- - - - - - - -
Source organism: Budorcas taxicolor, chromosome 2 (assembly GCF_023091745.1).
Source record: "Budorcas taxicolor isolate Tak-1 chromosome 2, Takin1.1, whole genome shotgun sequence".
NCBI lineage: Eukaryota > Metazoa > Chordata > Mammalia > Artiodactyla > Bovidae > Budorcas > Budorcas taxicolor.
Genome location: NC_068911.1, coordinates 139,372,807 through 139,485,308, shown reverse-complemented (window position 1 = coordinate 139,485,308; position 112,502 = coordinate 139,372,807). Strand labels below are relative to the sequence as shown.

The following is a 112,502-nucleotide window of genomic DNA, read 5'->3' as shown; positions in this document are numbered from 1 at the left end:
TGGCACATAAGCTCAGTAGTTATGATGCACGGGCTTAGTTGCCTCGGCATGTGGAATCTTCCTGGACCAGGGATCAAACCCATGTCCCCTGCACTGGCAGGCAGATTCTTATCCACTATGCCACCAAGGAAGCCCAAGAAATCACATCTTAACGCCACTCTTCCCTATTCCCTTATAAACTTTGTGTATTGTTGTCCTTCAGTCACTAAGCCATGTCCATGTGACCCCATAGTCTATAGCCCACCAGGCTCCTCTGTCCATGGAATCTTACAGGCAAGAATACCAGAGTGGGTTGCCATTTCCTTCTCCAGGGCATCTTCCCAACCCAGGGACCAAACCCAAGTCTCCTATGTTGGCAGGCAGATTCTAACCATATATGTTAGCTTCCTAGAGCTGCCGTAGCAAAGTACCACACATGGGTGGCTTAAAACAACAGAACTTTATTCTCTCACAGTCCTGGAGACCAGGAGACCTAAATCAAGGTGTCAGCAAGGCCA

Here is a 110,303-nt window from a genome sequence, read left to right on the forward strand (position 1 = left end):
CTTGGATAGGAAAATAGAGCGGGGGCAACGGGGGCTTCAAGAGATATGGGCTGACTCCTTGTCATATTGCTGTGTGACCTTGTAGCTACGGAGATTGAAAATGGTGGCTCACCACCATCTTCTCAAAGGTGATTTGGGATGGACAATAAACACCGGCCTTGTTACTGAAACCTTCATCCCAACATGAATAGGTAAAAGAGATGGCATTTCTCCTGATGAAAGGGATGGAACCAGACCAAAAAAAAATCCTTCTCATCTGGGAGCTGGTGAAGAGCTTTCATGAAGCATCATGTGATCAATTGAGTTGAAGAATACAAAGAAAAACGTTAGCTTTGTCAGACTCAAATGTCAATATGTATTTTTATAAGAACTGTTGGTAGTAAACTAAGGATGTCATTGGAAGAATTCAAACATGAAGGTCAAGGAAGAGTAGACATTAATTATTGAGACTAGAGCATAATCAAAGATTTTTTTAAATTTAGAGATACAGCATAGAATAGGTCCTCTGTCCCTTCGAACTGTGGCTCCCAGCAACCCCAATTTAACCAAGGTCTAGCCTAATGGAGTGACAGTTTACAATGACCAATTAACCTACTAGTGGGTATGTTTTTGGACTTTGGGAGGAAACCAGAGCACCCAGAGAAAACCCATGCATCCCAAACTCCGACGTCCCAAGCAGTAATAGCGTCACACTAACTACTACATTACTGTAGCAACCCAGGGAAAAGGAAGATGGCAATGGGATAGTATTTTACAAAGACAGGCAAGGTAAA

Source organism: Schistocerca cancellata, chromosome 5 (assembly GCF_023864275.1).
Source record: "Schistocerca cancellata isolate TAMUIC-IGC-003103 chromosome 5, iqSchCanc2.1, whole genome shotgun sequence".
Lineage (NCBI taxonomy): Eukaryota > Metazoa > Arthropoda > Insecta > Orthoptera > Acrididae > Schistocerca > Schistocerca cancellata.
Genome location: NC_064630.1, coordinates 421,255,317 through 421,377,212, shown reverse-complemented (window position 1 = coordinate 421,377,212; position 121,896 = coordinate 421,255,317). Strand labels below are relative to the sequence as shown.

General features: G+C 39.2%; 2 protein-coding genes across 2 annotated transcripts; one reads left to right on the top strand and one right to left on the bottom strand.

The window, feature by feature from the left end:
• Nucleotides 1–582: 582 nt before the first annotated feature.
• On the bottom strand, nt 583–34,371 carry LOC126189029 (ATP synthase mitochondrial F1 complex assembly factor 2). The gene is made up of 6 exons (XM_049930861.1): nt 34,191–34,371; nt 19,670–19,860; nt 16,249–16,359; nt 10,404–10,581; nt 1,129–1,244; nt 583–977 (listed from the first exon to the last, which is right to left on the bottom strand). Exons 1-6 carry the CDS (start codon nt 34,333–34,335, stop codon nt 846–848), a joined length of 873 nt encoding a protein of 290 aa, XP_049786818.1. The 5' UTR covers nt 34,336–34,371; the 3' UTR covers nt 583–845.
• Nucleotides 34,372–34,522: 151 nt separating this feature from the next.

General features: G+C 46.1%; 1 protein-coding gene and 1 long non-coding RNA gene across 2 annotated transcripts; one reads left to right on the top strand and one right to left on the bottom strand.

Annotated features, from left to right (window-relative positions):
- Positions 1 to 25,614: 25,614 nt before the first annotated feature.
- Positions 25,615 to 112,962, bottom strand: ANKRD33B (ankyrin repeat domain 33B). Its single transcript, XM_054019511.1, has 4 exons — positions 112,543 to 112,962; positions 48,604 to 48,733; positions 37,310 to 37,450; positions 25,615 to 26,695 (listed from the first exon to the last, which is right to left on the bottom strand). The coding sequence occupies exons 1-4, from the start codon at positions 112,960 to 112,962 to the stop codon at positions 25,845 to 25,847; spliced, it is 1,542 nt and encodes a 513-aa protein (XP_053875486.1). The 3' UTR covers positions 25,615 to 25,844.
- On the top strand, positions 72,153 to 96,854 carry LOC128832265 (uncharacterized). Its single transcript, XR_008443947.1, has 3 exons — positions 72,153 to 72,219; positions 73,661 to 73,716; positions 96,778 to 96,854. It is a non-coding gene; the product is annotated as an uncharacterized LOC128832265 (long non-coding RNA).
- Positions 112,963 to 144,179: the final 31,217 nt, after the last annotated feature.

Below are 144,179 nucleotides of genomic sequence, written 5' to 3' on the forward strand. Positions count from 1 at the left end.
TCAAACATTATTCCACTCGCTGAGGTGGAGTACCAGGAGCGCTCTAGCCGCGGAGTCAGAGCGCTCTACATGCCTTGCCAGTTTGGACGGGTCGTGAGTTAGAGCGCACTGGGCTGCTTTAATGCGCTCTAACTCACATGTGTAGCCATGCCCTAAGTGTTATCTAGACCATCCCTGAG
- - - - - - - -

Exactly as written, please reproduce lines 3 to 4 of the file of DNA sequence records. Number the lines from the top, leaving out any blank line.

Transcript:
NCBI lineage: Eukaryota > Metazoa > Chordata > Mammalia > Artiodactyla > Bovidae > Budorcas > Budorcas taxicolor.
Genome location: NC_068911.1, coordinates 139,372,807 through 139,485,308, shown reverse-complemented (window position 1 = coordinate 139,485,308; position 112,502 = coordinate 139,372,807). Strand labels below are relative to the sequence as shown.